Saturday, January 12, 2013

SPARKS – Final Week

Since my last spark was related to connecting to an old student, I thought about another student of mine that I had. When I was a teacher he said to me, “When I get older, I want to work for you some day.” Now, I don’t know about you, but for me those were awfully heavy words. Ever since I moved on from his school, his words continue to come back to me. They are a check on my life. They make me ask myself “Am I doing the kind of work that he saw me doing before, the kind of work that would make him still want to work with me?”

At the same time I was having those thoughts last spring, two things happened. First, I have been encouraged by a few people to restart the international summer service trip program, but this time as an independent non-profit. It’s a fine idea, but it’s really hard to do outside of a school. Much easier to start it as a programme within a school as a teacher. But I was also leading a SPARKS group and I knew the power of positive risks and wanted to practice what I was preaching. So I thought, I should make a positive step toward restarting the programme. I contacted all the current teachers I knew to see if they would like to do the programme. But beyond that I asked myself what more could I do which would make my actions risky? Then I asked what do people value most? Money.

The second thing that happened is that the student I mentioned actually contacted me that spring of his junior year. He now was wondering if he could come and work for me for the summer since he hadn’t found anything else. Gulp. I told him some of the stuff I was working on and he said he was in. I couldn’t believe it. So I took a positive risk and paid him for a summer internship to work for me. And I didn’t pay pittance; I paid him well (I asked another former student and former trip participant what she was getting in her DC internship and paid that amount). I also gave him 20% free creative time just like I am supposed to get at work. And all he had to do was work from his computer and phone for me for 3 months.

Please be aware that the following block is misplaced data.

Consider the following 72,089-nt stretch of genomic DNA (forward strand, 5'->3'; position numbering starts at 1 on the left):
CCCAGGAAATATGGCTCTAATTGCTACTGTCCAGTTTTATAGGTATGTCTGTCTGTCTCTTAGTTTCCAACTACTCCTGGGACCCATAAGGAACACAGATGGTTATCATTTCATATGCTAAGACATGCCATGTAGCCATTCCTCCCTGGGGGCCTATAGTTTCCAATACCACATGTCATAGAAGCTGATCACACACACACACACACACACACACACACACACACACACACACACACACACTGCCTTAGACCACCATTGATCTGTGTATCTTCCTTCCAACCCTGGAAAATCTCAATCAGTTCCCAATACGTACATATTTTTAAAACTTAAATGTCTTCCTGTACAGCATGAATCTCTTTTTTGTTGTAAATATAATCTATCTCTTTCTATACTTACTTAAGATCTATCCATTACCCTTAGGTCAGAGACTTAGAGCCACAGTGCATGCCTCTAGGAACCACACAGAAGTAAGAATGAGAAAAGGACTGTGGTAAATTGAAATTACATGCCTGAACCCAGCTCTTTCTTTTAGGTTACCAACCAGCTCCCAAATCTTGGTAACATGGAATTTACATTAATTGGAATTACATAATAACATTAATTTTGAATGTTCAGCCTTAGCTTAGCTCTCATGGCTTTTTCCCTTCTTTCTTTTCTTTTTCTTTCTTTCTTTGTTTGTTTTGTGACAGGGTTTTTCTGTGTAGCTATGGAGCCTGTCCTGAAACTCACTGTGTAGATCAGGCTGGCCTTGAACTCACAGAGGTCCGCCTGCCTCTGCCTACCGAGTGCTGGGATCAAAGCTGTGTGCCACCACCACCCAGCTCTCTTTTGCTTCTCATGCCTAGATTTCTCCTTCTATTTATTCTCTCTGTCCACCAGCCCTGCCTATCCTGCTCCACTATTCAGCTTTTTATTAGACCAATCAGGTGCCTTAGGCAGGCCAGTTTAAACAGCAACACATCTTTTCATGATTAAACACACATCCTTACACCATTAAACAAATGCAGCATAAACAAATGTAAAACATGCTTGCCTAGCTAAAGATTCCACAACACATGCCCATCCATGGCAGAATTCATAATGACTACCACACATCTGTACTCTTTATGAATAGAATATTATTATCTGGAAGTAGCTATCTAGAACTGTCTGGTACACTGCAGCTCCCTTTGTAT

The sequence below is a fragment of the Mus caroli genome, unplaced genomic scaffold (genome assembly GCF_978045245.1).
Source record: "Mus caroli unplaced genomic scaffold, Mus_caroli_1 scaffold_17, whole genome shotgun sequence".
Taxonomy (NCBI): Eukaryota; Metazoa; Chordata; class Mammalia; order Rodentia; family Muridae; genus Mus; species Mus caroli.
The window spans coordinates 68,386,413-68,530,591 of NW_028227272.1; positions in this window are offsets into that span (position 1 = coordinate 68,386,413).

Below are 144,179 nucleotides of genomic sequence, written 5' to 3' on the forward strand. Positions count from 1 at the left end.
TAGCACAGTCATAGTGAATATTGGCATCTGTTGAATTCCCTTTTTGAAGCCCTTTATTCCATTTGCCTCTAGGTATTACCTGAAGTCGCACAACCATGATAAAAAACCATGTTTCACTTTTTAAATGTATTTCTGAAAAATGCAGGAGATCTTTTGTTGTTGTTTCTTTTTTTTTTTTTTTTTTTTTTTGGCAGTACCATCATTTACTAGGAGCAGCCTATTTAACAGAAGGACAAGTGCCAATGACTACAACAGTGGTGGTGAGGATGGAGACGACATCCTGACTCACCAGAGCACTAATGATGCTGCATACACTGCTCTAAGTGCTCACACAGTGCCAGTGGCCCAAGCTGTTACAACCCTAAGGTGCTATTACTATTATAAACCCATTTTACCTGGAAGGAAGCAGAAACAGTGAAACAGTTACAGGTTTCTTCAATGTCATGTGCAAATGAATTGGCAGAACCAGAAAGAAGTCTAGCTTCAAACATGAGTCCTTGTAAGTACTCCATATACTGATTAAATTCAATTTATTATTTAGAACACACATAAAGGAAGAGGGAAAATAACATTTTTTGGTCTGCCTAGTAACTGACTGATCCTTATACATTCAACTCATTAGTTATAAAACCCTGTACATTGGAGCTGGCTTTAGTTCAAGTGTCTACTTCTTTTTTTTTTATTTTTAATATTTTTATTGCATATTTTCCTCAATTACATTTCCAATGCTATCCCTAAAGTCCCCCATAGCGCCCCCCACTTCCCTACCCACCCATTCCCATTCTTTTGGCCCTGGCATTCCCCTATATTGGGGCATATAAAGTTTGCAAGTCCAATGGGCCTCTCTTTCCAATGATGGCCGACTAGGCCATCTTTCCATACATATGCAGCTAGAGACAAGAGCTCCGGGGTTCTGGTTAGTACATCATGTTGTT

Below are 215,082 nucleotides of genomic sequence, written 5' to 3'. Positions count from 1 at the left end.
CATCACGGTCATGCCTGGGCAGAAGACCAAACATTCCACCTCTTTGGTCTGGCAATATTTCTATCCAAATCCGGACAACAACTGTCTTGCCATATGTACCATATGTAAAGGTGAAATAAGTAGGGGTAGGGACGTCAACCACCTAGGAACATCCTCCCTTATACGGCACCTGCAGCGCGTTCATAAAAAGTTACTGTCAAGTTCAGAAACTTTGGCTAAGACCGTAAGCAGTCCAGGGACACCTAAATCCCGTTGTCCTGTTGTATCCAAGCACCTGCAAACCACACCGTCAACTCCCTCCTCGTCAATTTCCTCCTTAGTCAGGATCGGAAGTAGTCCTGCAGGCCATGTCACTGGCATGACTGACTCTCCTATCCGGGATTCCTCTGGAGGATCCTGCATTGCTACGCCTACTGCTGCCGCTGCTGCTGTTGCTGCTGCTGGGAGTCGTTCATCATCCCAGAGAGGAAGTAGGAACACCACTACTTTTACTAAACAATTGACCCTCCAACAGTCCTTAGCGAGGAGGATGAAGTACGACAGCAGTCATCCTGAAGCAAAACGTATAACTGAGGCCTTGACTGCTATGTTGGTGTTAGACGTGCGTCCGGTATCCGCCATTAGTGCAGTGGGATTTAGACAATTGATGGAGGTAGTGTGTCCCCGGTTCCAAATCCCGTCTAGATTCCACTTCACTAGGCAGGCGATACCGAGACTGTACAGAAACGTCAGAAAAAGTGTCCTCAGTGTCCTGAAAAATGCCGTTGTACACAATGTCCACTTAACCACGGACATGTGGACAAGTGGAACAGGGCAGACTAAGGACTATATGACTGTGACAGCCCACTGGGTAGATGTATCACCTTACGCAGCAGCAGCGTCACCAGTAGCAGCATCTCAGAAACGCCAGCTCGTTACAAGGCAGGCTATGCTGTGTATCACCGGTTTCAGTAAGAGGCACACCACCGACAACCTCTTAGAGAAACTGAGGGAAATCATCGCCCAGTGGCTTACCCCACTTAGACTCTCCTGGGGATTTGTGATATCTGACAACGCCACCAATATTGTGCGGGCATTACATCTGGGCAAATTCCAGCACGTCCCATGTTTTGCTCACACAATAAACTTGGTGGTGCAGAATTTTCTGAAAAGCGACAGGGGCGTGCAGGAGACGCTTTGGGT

The main task I gave was a creative one. Yes, he had to contact NGO workers around the world to see who would host a group for the summer next year, and yes he had to contact schools, but I had a bigger question: how do you transition the non-profit to a social enterprise for-profit-based model? I needed an idea, and I needed a good one. I even gave him a book to read about social entrepreneurship. He did a good job for me. He contacted schools and got a list of global NGO volunteers and workers who were interested. He was unable to come up with an idea.

This is why the Italy trip was so amazing for me. It was exactly one year from the summer of 2011 when his internship happened, but I had an idea—a SPARK if you will. And I saw a viable, connected, related profit-based business to help support the international summer service project. It was important to me because you could always come up with an unrelated business that just gives profit to your non-profit or towards your social aims. But I was hoping the actual business would be intricately related to the social aims.

Unfortunately, due to a lot of unforeseen circumstances I may not have the manpower to enact it, and the people I want to work directly on it are not available. So I’m currently thinking things through, and we’ll see what happens. But all of this is to say that the insight would not have happened, yes, without the trip to Italy, but also without having taken the risk to hire my intern and start thinking about possible ideas. Taking a first committed and risky step is very important to get you in the direction you want to go.

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